Published 15 Sep 2021
The Status of Retail
Retailers all over the world continue to suffer from the impact of the COVID-19 pandemic. Many have been forced to close due to the stay-at-home order, and some have put their employees on forced leave of absence. Once the possibility of reopening is considered, important measures must be taken to protect the health of both workers and customers.
This store reopening checklist helps guide retail store managers and supervisors implement control measures against COVID-19 transmissions. Limit the number of entry and exit points in and out of the store, the number of people allowed inside the store at any given time, and practice social distancing among employees and customers.
Reopening Your Retail Store During the COVID-19 Pandemic
Even if the government allows the reopening of non-essential retails stores, operations cannot resume business as usual practices right out of the gate. Below are some important things to remember as you reopen your retail store amidst and after the COVID-19 pandemic:
COVID-19 infections can be asymptomatic
The first thing retailers and shopkeepers need to keep in mind is that COVID-19 infections can be asymptomatic. With mass testing initiatives still unclear for a majority of the world, one of the major problems that remain is the silent transmission unknowingly being done by asymptomatic carriers. To help with infection prevention, OSHA published guidance for retail workers and employers.
Since it’s nearly impossible to tell an asymptomatic carrier apart from someone who is COVID negative, strict social distancing rules must apply in order to minimize the chances of transmission when you reopen your store. You can limit the number of customers allowed inside the store at any given time to ensure adequate space for social distancing, as well as designate different entrance and exit points if possible. Additionally, you can adopt product delivery services if you don’t already have them so you can make sales while lowering the risk of transmissions.
High touch surfaces must be sanitized often
Most studies tell us that the virus can survive on surfaces for a few hours to several days depending on the material, and the temperature. As shoppers and staff go about their business, the risk of contaminating high touch surfaces such as counters, shelves, door handles, and items becomes higher.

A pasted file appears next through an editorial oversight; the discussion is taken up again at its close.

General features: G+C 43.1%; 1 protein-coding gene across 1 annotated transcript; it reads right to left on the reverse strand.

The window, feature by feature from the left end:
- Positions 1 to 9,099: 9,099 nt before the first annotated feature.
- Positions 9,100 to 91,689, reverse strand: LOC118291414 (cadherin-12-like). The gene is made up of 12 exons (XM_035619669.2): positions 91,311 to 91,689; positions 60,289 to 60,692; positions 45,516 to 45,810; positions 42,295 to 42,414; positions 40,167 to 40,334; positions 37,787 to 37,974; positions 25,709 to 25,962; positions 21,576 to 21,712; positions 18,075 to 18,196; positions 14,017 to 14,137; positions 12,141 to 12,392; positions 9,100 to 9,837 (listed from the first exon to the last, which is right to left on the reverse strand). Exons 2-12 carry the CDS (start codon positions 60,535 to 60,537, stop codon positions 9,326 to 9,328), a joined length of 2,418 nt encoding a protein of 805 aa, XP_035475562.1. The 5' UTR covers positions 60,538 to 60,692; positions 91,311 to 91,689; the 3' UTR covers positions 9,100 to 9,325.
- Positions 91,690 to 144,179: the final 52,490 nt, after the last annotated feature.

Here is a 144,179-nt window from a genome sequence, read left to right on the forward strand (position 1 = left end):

Staff must diligently sanitize these high touch surfaces before opening and after closing; doing a once-over every few hours or so, and more frequently if possible. Sanitizing sprays must be at least 60% alcohol in order to kill off most viruses.
It will take some time before things get back to normal, if at all possible
The global pandemic encouraged brick and mortar stores to adapt to an e-commerce model sooner than some might have wanted. The use of online grocery shopping, for example, more than tripled in the US according to research and the numbers are likely to rise even after quarantines are lifted because of a shift in consumer attitude that has long-term implications.
If possible, retailers would be wise to invest in their online shopping services to boost their sales capability amidst the pandemic, and to future-proof their business as the demand for online shopping continues to rise well after the pandemic is over.
We’ve listed a few retail store reopening checklists to help businesses implement safety measures and lower the risk of transmission during operations.
Disclaimer: Please note that these checklists are hypothetical examples and provide basic information only. They are not intended to take the place of medical advice, diagnosis, or treatment. You should also seek professional advice to determine if the use of such checklists are permissible in your workplace or jurisdiction.
Featured Retail Store Reopening Checklists
This COVID-19 Safety Assessment Checklist provides a quick questionnaire that aims to categorize "high-risk" and "low-risk" individuals in order to proactively avoid transmissions. Check if individuals have experienced flu-like symptoms in the last 30 days, if they are an essential worker, and if they've recentely travelled internationally.
This COVID-19 checklist was submitted by an iAuditor user in the construction industry. It's a quick questionnaire that covers an individual's recent travel history, contact history with confirmed COVID-19 cases, and if the individual has recently been ill with pneumonia. It aims to filter likely cases from unlikely cases in order to minimize the risk of transmission on site.
BRC-USDAW recommended implementation practices for Non-Food Retail Stores to help manage your employees that are returning to work. A guide for retailers on how to implement UK Government advice based upon recommendations from British Retail Consortium.
A guide for retailers on how to implement UK Government advice based upon BRC Recommended implementation practices for Warehouses and Distribution.
Essential retail business establishments (e.g. grocery stores, pharmacies, drug stores) can use this social distancing plan to create rigorous cleaning practice guidelines and promote safe shopping practices in their facilities. Use this pandemic business planning tool to enable retail store managers to train staff in implementing social distancing measures and use mobile devices to cross-check execution.
This business resumption plan for retail stores can help retail chain operators put measures in place to ensure the safe reopening of their stores. Use this customizable template to help managers inspect store facilities, take photo evidences of completed actions, and assign tasks to store personnel.